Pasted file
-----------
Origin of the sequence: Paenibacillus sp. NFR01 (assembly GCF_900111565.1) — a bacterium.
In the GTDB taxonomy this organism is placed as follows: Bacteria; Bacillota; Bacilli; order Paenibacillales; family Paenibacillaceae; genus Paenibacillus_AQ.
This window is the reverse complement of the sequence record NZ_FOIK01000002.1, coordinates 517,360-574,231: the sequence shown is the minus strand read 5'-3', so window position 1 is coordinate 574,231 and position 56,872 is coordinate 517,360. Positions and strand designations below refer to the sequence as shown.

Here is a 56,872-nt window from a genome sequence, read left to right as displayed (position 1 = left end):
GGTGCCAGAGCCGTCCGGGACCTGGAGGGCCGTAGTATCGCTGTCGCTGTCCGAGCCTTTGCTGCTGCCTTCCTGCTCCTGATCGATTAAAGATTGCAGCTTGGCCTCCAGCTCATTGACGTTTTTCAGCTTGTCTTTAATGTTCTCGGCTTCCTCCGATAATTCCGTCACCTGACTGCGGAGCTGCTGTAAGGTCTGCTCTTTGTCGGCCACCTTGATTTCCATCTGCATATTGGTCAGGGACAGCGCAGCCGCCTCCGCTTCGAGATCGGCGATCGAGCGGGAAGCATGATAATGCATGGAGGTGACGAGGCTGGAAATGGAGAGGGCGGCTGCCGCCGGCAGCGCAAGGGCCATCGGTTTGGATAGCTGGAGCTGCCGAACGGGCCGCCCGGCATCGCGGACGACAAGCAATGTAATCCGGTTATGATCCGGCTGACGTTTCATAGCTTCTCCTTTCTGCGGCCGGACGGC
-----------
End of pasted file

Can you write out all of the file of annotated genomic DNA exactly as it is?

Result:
Origin of the sequence: Paenibacillus sp. NFR01 (assembly GCF_900111565.1) — a bacterium.
In the GTDB taxonomy this organism is placed as follows: Bacteria; Bacillota; Bacilli; order Paenibacillales; family Paenibacillaceae; genus Paenibacillus_AQ.
This window is the reverse complement of the sequence record NZ_FOIK01000002.1, coordinates 517,360-574,231: the sequence shown is the minus strand read 5'-3', so window position 1 is coordinate 574,231 and position 56,872 is coordinate 517,360. Positions and strand designations below refer to the sequence as shown.

Here is a 56,872-nt window from a genome sequence, read left to right as displayed (position 1 = left end):
GGTGCCAGAGCCGTCCGGGACCTGGAGGGCCGTAGTATCGCTGTCGCTGTCCGAGCCTTTGCTGCTGCCTTCCTGCTCCTGATCGATTAAAGATTGCAGCTTGGCCTCCAGCTCATTGACGTTTTTCAGCTTGTCTTTAATGTTCTCGGCTTCCTCCGATAATTCCGTCACCTGACTGCGGAGCTGCTGTAAGGTCTGCTCTTTGTCGGCCACCTTGATTTCCATCTGCATATTGGTCAGGGACAGCGCAGCCGCCTCCGCTTCGAGATCGGCGATCGAGCGGGAAGCATGATAATGCATGGAGGTGACGAGGCTGGAAATGGAGAGGGCGGCTGCCGCCGGCAGCGCAAGGGCCATCGGTTTGGATAGCTGGAGCTGCCGAACGGGCCGCCCGGCATCGCGGACGACAAGCAATGTAATCCGGTTATGATCCGGCTGACGTTTCATAGCTTCTCCTTTCTGCGGCCGGACGGC